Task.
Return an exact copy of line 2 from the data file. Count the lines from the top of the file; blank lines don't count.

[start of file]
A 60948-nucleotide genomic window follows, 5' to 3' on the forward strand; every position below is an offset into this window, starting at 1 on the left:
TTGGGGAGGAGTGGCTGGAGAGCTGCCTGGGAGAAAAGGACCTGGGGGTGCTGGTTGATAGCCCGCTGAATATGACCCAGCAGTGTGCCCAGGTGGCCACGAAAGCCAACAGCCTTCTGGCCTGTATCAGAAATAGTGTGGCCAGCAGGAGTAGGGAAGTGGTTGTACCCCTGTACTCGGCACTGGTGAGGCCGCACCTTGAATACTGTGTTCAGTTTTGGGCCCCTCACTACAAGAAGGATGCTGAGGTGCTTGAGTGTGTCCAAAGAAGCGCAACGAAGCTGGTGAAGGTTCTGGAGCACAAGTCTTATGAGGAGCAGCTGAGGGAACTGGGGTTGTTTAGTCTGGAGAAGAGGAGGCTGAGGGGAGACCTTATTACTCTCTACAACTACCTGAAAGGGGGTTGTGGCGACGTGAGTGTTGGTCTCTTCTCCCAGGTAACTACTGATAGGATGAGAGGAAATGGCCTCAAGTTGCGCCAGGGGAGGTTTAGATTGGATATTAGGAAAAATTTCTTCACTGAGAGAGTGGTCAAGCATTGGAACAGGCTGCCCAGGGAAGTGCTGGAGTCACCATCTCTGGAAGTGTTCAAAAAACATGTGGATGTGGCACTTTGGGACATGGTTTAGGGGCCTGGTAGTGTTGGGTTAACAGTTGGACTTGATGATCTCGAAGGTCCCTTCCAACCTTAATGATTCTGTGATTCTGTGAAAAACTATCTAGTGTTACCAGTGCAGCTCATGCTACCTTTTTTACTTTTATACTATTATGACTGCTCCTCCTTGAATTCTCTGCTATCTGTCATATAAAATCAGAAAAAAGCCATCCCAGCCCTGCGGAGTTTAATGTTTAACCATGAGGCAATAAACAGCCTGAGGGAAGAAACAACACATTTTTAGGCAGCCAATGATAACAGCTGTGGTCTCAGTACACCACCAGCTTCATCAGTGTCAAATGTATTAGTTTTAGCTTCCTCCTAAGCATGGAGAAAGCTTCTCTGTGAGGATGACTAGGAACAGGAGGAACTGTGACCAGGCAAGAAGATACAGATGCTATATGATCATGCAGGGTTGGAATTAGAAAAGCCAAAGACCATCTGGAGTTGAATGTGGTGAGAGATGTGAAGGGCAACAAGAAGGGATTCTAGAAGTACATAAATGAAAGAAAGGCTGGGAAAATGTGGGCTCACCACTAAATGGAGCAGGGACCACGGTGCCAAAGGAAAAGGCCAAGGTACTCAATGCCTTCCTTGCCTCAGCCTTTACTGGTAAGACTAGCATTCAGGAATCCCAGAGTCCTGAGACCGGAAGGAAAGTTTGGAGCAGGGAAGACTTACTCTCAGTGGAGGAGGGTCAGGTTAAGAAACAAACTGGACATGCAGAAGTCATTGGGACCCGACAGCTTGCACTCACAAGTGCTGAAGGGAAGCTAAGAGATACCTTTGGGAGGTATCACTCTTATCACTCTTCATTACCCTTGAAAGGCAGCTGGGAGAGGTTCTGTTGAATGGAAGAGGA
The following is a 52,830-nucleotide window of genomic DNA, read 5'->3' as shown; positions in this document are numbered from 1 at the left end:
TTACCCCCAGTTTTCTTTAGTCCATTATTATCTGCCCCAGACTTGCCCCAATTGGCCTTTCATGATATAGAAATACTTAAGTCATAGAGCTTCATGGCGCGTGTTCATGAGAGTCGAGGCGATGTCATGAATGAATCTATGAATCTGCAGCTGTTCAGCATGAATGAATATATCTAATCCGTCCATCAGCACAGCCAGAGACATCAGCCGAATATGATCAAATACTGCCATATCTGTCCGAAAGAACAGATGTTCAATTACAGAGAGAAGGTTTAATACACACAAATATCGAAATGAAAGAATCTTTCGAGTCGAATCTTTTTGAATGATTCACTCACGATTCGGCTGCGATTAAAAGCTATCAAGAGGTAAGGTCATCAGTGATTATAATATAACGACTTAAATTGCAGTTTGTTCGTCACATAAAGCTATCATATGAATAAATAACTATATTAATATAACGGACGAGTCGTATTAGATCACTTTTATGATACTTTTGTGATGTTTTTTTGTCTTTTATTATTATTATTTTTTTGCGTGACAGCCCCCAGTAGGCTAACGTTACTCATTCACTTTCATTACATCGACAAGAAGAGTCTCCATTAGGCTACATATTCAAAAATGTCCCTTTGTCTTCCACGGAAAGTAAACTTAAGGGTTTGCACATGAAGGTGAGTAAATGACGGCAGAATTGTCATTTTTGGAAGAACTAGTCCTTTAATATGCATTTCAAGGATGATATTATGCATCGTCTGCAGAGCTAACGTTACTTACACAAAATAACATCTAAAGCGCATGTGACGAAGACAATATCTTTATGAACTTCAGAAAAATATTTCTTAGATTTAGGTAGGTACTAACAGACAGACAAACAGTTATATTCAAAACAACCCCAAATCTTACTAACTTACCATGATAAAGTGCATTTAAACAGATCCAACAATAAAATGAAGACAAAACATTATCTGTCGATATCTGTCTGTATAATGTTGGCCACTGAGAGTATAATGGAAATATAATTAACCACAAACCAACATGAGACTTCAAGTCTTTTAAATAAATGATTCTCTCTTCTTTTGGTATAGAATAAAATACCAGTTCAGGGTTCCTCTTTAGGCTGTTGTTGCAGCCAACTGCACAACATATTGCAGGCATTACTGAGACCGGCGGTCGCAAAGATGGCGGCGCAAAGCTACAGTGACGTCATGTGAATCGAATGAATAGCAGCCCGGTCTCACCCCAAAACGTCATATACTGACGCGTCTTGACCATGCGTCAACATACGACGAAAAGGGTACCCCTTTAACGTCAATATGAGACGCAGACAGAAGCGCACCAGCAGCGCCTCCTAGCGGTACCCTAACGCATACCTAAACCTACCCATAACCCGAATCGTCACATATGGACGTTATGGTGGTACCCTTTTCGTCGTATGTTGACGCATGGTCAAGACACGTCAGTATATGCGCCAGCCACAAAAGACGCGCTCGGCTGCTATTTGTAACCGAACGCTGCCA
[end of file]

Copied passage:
TTGGGGAGGAGTGGCTGGAGAGCTGCCTGGGAGAAAAGGACCTGGGGGTGCTGGTTGATAGCCCGCTGAATATGACCCAGCAGTGTGCCCAGGTGGCCACGAAAGCCAACAGCCTTCTGGCCTGTATCAGAAATAGTGTGGCCAGCAGGAGTAGGGAAGTGGTTGTACCCCTGTACTCGGCACTGGTGAGGCCGCACCTTGAATACTGTGTTCAGTTTTGGGCCCCTCACTACAAGAAGGATGCTGAGGTGCTTGAGTGTGTCCAAAGAAGCGCAACGAAGCTGGTGAAGGTTCTGGAGCACAAGTCTTATGAGGAGCAGCTGAGGGAACTGGGGTTGTTTAGTCTGGAGAAGAGGAGGCTGAGGGGAGACCTTATTACTCTCTACAACTACCTGAAAGGGGGTTGTGGCGACGTGAGTGTTGGTCTCTTCTCCCAGGTAACTACTGATAGGATGAGAGGAAATGGCCTCAAGTTGCGCCAGGGGAGGTTTAGATTGGATATTAGGAAAAATTTCTTCACTGAGAGAGTGGTCAAGCATTGGAACAGGCTGCCCAGGGAAGTGCTGGAGTCACCATCTCTGGAAGTGTTCAAAAAACATGTGGATGTGGCACTTTGGGACATGGTTTAGGGGCCTGGTAGTGTTGGGTTAACAGTTGGACTTGATGATCTCGAAGGTCCCTTCCAACCTTAATGATTCTGTGATTCTGTGAAAAACTATCTAGTGTTACCAGTGCAGCTCATGCTACCTTTTTTACTTTTATACTATTATGACTGCTCCTCCTTGAATTCTCTGCTATCTGTCATATAAAATCAGAAAAAAGCCATCCCAGCCCTGCGGAGTTTAATGTTTAACCATGAGGCAATAAACAGCCTGAGGGAAGAAACAACACATTTTTAGGCAGCCAATGATAACAGCTGTGGTCTCAGTACACCACCAGCTTCATCAGTGTCAAATGTATTAGTTTTAGCTTCCTCCTAAGCATGGAGAAAGCTTCTCTGTGAGGATGACTAGGAACAGGAGGAACTGTGACCAGGCAAGAAGATACAGATGCTATATGATCATGCAGGGTTGGAATTAGAAAAGCCAAAGACCATCTGGAGTTGAATGTGGTGAGAGATGTGAAGGGCAACAAGAAGGGATTCTAGAAGTACATAAATGAAAGAAAGGCTGGGAAAATGTGGGCTCACCACTAAATGGAGCAGGGACCACGGTGCCAAAGGAAAAGGCCAAGGTACTCAATGCCTTCCTTGCCTCAGCCTTTACTGGTAAGACTAGCATTCAGGAATCCCAGAGTCCTGAGACCGGAAGGAAAGTTTGGAGCAGGGAAGACTTACTCTCAGTGGAGGAGGGTCAGGTTAAGAAACAAACTGGACATGCAGAAGTCATTGGGACCCGACAGCTTGCACTCACAAGTGCTGAAGGGAAGCTAAGAGATACCTTTGGGAGGTATCACTCTTATCACTCTTCATTACCCTTGAAAGGCAGCTGGGAGAGGTTCTGTTGAATGGAAGAGGA